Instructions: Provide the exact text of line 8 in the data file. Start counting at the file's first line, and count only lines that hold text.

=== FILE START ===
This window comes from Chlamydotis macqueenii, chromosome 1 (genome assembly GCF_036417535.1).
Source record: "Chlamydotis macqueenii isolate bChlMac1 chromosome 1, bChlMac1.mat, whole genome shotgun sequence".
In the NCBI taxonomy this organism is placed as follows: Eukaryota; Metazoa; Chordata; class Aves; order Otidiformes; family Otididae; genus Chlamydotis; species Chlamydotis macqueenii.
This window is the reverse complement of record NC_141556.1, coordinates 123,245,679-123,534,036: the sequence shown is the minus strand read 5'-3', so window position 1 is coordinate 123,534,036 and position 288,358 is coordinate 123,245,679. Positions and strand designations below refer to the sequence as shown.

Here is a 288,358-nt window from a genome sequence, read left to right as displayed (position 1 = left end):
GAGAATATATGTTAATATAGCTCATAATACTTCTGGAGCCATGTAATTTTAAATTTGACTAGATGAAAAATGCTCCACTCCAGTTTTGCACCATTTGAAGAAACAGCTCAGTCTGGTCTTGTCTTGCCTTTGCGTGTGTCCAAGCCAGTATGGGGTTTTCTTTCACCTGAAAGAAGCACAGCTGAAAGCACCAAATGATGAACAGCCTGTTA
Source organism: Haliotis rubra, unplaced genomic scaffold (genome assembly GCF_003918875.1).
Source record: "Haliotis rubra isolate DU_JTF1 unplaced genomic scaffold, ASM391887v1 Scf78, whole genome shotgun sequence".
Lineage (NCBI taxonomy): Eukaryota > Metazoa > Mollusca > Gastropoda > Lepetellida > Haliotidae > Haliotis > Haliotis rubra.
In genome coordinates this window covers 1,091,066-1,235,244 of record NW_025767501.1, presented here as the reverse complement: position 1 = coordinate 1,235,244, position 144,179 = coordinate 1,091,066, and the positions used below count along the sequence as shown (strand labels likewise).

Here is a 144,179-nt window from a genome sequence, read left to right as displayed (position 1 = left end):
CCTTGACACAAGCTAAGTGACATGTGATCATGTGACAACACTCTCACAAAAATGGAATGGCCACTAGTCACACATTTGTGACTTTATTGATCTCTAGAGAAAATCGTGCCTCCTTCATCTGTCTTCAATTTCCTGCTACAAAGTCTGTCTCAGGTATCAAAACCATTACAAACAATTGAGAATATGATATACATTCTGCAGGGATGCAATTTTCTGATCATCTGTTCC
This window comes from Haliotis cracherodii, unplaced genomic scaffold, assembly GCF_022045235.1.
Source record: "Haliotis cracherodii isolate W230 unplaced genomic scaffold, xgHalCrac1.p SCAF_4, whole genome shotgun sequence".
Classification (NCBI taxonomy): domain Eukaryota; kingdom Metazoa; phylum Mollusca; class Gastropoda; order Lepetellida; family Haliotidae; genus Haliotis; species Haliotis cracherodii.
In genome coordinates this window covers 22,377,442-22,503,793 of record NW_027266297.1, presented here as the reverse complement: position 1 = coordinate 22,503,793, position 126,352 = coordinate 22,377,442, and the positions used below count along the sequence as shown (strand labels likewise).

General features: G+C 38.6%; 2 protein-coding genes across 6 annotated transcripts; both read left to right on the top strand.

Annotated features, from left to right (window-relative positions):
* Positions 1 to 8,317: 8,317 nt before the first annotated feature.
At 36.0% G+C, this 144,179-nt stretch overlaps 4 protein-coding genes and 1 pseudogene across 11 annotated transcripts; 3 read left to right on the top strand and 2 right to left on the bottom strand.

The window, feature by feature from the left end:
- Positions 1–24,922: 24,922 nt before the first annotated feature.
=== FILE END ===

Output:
Source record: "Haliotis rubra isolate DU_JTF1 unplaced genomic scaffold, ASM391887v1 Scf78, whole genome shotgun sequence".